I was moved withal.
CORIOLANUS  I dare be sworn you were.
 And, sir, it is no little thing to make
220 Mine eyes to sweat compassion. But, good sir,
 What peace you’ll make advise me. For my part,
 I’ll not to Rome. I’ll back with you; and pray you,
 Stand to me in this cause.—O mother!—Wife!
He speaks with them aside.
AUFIDIUS, aside 
 I am glad thou hast set thy mercy and thy honor
225 At difference in thee. Out of that I’ll work
 Myself a former fortune.
CORIOLANUS, to the Women  Ay, by and by;
 But we will drink together, and you shall bear
 A better witness back than words, which we,
230 On like conditions, will have countersealed.
 Come, enter with us. Ladies, you deserve
 To have a temple built you. All the swords

ACT 5. SC. 4

 In Italy, and her confederate arms,
 Could not have made this peace.
They exit.

Scene 4
Enter Menenius and Sicinius.

MENENIUS See you yond coign o’ th’ Capitol, yond
SICINIUS Why, what of that?
MENENIUS If it be possible for you to displace it with
5 your little finger, there is some hope the ladies of
 Rome, especially his mother, may prevail with
 him. But I say there is no hope in ’t. Our throats
 are sentenced and stay upon execution.
SICINIUS Is ’t possible that so short a time can alter the
10 condition of a man?
MENENIUS There is differency between a grub and a
 butterfly, yet your butterfly was a grub. This Martius
 is grown from man to dragon. He has wings;
 he’s more than a creeping thing.
SICINIUS 15He loved his mother dearly.
MENENIUS So did he me; and he no more remembers
 his mother now than an eight-year-old horse. The
 tartness of his face sours ripe grapes. When he
 walks, he moves like an engine, and the ground
20 shrinks before his treading. He is able to pierce a
 corslet with his eye, talks like a knell, and his hum
 is a battery. He sits in his state as a thing made for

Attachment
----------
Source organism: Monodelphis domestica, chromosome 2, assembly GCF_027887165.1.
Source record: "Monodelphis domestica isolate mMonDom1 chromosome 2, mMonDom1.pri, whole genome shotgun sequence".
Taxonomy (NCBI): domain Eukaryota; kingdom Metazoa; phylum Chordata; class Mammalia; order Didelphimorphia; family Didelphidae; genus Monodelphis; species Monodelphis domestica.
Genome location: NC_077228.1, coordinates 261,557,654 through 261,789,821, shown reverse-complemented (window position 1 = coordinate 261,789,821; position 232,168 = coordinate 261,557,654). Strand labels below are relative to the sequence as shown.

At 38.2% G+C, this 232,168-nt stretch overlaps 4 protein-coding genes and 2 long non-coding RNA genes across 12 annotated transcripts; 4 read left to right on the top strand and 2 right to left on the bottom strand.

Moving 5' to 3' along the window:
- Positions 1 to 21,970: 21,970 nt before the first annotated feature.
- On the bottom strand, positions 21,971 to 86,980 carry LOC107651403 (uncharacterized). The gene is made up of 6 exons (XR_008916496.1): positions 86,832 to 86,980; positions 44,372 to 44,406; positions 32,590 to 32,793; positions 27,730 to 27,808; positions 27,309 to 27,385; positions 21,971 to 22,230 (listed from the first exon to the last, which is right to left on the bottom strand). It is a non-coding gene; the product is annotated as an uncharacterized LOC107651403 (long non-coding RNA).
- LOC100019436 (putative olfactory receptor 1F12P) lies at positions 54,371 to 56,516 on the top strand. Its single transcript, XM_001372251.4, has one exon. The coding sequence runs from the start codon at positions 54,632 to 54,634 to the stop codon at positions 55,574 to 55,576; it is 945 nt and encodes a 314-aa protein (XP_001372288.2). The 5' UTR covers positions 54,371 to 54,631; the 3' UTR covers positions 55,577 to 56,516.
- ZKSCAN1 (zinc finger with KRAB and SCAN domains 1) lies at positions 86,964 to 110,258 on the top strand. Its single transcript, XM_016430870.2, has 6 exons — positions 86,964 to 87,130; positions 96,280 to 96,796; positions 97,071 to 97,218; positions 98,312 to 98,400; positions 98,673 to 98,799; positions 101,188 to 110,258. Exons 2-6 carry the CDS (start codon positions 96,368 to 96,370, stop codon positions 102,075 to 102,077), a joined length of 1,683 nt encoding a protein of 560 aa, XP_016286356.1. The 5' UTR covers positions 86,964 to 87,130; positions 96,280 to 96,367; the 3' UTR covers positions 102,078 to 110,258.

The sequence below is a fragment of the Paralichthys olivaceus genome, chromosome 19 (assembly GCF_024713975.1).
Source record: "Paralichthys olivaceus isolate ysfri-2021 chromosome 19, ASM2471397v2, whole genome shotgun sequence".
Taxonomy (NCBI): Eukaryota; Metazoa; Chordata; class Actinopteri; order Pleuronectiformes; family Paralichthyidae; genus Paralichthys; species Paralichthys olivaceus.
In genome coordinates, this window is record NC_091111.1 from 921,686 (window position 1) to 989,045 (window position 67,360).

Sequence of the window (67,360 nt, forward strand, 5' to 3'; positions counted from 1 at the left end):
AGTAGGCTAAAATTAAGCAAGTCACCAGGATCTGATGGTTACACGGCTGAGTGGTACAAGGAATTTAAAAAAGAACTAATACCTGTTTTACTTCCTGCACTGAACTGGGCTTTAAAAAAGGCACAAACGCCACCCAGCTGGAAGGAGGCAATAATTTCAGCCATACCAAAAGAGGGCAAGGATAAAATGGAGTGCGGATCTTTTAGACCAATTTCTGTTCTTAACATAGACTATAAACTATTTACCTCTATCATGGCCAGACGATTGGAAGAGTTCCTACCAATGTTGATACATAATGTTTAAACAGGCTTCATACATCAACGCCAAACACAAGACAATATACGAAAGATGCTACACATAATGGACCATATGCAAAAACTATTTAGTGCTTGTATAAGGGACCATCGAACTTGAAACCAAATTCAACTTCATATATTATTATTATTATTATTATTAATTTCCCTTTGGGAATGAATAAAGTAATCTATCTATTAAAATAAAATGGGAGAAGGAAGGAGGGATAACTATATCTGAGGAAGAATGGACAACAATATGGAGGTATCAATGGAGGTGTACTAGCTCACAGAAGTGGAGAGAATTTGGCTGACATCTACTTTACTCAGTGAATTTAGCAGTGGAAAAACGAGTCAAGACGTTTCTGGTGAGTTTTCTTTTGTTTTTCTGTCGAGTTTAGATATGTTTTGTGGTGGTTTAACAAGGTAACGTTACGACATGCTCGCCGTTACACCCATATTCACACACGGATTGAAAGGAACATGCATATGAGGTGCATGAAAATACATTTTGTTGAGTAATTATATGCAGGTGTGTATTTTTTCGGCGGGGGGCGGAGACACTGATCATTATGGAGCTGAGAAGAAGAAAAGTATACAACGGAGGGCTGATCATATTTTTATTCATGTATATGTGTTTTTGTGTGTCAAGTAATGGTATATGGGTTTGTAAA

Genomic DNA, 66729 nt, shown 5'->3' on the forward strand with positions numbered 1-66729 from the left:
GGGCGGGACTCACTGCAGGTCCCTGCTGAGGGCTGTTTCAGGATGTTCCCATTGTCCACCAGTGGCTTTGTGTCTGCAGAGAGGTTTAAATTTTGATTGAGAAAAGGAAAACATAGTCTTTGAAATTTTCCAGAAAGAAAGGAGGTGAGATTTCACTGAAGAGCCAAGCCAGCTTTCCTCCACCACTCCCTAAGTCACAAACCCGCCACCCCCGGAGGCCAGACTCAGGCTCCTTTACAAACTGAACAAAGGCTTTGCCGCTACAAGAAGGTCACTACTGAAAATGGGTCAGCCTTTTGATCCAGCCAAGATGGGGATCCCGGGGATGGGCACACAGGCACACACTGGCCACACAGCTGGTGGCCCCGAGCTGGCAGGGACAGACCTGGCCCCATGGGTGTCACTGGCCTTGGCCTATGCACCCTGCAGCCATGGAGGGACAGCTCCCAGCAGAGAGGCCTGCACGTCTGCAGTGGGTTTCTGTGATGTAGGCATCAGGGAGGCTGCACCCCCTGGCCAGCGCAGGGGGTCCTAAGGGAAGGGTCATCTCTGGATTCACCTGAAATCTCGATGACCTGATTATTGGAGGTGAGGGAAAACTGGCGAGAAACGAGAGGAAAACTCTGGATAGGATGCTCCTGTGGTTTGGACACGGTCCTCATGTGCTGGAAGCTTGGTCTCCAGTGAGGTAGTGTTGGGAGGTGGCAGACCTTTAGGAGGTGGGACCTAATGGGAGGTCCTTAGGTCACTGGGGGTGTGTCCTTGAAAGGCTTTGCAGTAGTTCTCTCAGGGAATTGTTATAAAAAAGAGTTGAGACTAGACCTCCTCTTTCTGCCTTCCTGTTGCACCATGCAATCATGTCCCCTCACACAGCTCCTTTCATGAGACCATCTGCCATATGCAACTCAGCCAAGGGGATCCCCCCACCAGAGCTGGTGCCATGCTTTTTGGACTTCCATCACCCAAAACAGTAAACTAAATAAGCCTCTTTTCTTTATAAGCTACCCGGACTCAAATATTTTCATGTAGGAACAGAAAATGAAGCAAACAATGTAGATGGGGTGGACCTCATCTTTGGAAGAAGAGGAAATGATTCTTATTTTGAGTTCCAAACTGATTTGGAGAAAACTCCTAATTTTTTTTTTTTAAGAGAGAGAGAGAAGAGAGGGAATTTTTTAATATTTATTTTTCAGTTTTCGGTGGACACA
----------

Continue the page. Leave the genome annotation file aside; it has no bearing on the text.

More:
Alexander. What he bids be done is finished with
 his bidding. He wants nothing of a god but eternity
25 and a heaven to throne in.
SICINIUS Yes, mercy, if you report him truly.
MENENIUS I paint him in the character. Mark what
 mercy his mother shall bring from him. There is

ACT 5. SC. 4

 no more mercy in him than there is milk in a male
30 tiger. That shall our poor city find, and all this is
 long of you.
SICINIUS The gods be good unto us.
MENENIUS No, in such a case the gods will not be good
 unto us. When we banished him, we respected not
35 them; and he returning to break our necks, they
 respect not us.

Enter a Messenger.

MESSENGER, to Sicinius 
 Sir, if you’d save your life, fly to your house.
 The plebeians have got your fellow tribune
 And hale him up and down, all swearing if
40 The Roman ladies bring not comfort home,
 They’ll give him death by inches.

Enter another Messenger.

SICINIUS  What’s the news?
 Good news, good news! The ladies have prevailed.
 The Volscians are dislodged and Martius gone.
45 A merrier day did never yet greet Rome,
 No, not th’ expulsion of the Tarquins.
 Art thou certain this is true? Is ’t most certain?
 As certain as I know the sun is fire.
50 Where have you lurked that you make doubt of it?